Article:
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Russian Church official: let's not dramatize the Pan-Orthodox Council situation

June 14, 7:30 UTC+3 MOSCOW
"We believe this is a working situation, but it should be brought to an end," Vladimir Legoyda said
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© Alexander Shcherbak / TASS

MOSCOW, June 14. /TASS/. A senior official of the Russian Orthodox Church (ROC) said the situation around postponement of the Pan-Orthodox Council should not be dramatized.

"In a situation when councils of this level have not gathered for many centuries, maybe it requires more time," Chairman of the Russian Orthodox Church Synod’s department for relations with society and media Vladimir Legoyda told the Rossiya 24 television channel in an interview on Monday.

"Therefore, I am not inclined to somehow dramatize what is going on now and see a disaster in it. We believe this is a working situation, but it should be brought to an end," Legoyda said.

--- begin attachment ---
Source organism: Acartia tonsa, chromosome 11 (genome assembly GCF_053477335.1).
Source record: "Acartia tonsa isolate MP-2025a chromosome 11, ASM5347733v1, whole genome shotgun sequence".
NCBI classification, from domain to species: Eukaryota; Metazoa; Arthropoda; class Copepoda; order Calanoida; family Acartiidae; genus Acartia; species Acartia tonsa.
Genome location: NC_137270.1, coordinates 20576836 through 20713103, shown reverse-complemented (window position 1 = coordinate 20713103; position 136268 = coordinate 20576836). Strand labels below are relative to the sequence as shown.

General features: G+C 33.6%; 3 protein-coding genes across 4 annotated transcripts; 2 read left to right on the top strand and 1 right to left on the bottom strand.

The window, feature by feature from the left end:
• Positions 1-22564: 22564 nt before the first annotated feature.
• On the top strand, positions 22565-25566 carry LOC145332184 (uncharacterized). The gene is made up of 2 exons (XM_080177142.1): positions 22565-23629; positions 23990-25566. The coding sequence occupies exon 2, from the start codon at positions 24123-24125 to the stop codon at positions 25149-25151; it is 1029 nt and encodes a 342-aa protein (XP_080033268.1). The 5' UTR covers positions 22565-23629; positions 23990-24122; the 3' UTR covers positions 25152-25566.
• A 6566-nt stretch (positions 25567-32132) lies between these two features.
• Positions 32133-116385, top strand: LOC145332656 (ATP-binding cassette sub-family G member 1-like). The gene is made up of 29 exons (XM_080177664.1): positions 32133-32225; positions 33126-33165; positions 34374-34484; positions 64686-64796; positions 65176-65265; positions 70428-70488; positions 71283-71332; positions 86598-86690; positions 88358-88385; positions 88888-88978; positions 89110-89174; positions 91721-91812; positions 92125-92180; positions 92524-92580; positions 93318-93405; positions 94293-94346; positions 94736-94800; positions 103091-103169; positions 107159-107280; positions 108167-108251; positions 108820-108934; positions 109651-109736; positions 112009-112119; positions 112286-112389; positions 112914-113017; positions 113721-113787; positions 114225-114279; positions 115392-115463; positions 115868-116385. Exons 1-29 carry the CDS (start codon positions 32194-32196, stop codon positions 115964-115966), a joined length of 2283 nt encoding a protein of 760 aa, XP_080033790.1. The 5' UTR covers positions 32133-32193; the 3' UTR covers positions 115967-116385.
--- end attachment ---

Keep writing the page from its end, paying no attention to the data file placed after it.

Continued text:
Earlier Monday, Chairman of the Russian Orthodox Church’s Department of External Church Relations Metropolitan Hilarion said the ROC will ask the Patriarchate of Constantinople to postpone the date of the Council and prepare it better.

Legoyda said that unless the Council is postponed, "it will be impossible to call it pan-Orthodox" whereas the legitimacy of decisions made at such a council will raise questions, as "it is evident that there will be no consensus, as five Churches are not ready to take part in it."

However, he said that "the proposal made by the Russian Church is absolutely realistic."

"The council needs to be postponed, relevant preparation should be made, the existing questions taken off the table and a Pan-Orthodox Council should be held at a new date," Legoyda said, suggesting waiting for "a response to the ROC’s proposal.".

Following an extraordinary meeting of the Holy Synod, the Russian Orthodox Church on Monday decided not to take part in the Pan-Orthodox Council taking into account that several other Local Churches will not be present.

Two weeks prior to the planned dates of the Council (June 17-26) to be held in Crete, Greece, Orthodox Churches began refusing to participate. The Bulgarian Orthodox Church was the first one, to be followed by the Church of Antioch (Syria), the Serbian and Georgian Churches.

With the absence of at least one of the 14 Local Churches, the Council loses the status of a pan-Orthodox one, and its decisions are not mandatory for those absent.

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